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UPDATED: Ross Beaty gold mine in Mexico blockaded

Company disputes claim that resumption of mining caused spike in COVID-19
Los Filos gold mine in Mexico halts work due to blockade by locals. | Archives, Goldcorp

A gold mine in Mexico owned by Vancouver’s Equinox Gold Corp. (TSX:EQX) has been shut down in what the company calls an “illegal blockade.”

A collective representing local indigenous landowners in the area where Equinox’s Los Filos gold mine operates alleges Equinox has breached its social contract obligations, and that at least 21 workers have contracted COVID-19 since the mine resumed work – temporarily halted in April to address pandemic concerns.

The Ejido de Carrizalillo also alleges in a press release that the company has treated representatives of the ejido “with discrimination and racism,” although it provides no details or examples to support the allegations.

The company disputes both allegations of racism and that the cases of COVID-19 found through testing was the result of the resumption of mining, saying that those cases were identified through testing of workers before they went back to work.

In Mexico, an ejido is a collective that represents lands that are communally owned by indigenous people.

In the Ejido de Carrizalillo’s case, it says that it was originally encouraged by the company and its precursor, Leagold, which had signed an agreement on land use and social obligations.

The ejido signed a land use agreement with the company to operate the mine from 2019 to 2025. The ejido says the company had earned the local community’s trust, but now alleges bad faith and lack of transparency.

“However, all of the respect we were shown during the negotiation of the agreements faded away, and differences began to arise over breaches of the agreements and lack of transparency,” the collective says in a press release.

“Ultimately, after raising the corresponding complaints, the company began to treat us with discrimination and racism.”

"It was a surprise to us to have this blockade and a disappointment because we take our environmental and our health and safety and our social obligations very seriously," Rhylin Bailie,vice president of investor relations for Equinox, told Business in Vancouver. "And we certainly wouldn't tolerate any racism."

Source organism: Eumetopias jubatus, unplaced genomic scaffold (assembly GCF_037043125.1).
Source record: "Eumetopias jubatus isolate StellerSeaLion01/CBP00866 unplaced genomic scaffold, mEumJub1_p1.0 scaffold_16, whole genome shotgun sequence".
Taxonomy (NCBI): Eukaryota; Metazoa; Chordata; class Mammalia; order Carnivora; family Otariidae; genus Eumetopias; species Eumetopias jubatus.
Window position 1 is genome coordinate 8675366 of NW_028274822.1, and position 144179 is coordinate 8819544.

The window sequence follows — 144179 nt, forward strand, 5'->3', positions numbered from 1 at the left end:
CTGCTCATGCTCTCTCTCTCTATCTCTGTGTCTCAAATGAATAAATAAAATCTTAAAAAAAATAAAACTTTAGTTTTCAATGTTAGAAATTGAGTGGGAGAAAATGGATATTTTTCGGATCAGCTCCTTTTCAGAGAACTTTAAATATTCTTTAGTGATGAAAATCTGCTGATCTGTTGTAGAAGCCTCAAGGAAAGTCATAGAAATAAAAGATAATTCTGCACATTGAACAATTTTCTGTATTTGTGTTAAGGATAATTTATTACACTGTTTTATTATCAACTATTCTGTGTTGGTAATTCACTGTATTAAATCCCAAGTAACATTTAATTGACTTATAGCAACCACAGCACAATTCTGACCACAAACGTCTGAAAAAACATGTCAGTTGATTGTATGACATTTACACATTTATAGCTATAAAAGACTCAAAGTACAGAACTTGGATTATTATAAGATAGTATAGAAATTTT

Asked it is was aware of any specific allegations of racism or discrimination, MiningWatch said in an email that the group making the allegations were basing them on the company's "dismissive" attitude.

"My understanding is that they are characterizing the company's dismissive response to their requests to address the contract breaches as generally discriminatory and racist in that white landowners would be treated quite differently," said Jamie Kneen, a MiningWatch spokesperson.

The Los Filos mine was previously owned by Vancouver’s Goldcorp, which was acquired by Newmont Corp. (TSX:NGT). The Los Filos mine was acquired in 2017 by Leagold, the company founded by Vancouver mining and movie magnate Frank Giustra.

At the beginning of this year, Equinox and Leagold merged, with Beaty becoming the newly merged company’s chairman.

The local ejido alleges Equinox failed to fulfill public health protocols to manage the spread of COVID-19. The mine, as well as all other mines in Mexico, was temporarily shut down in April, by government order, but resumed in June.

“Only a few days after the return to work there were over 21 positive cases of COVID,” the ejido states in its press release.

“Since then, the number of cases of infection has increased and, as a result, the company’s errors have also increased, including putting pressure on workers to come to work before receiving results of their COVID tests from the laboratory. Some workers have already died from COVID.”

In fact, those cases were identified in workers before they went back to work, not after, according to Bailie.They were identified by the company though its own testing of workers returning to work. In other words, those who tested positive would have likely contracted the virus before returning to work.

"Yes, there were cases of COVID, but that's because we tested people and they didn't know they had it," Bailie said.

"We decided to take the very proactive stance of testing every single member of the workforce before they came back to site, so that we knew we weren't going to be introducing the COVID virus to the community. All 1,950 employees were tested in advance of returning to work."

She added that everyone who tested positive was asymptomatic, and that workers are also tested before they leave the mine site to go back to their communities.

Equinox calls the blockade that shut the Los Filos mine down on September 3 “illegal.” Equinox's shares were down about 6% September 4, following the news of the blockade.

Bailie said that the union representing the mine's 1,950 workers, has not participated in the blockade.

"The governor and the president have both recently said, 'look, there's agreements in place, they need to be respected,'" Bailie said.

“The mine remains staffed with a reduced workforce to maintain appropriate safety, security and environmental systems," the company said in a press release. " Equinox Gold is in active discussions with the Carrizalillo community leaders to resolve the issues.”

According to the Mexico News Daily, Mexican President López Obrador has said he is willing to personally intervene in the dispute "in order to seek a resolution."

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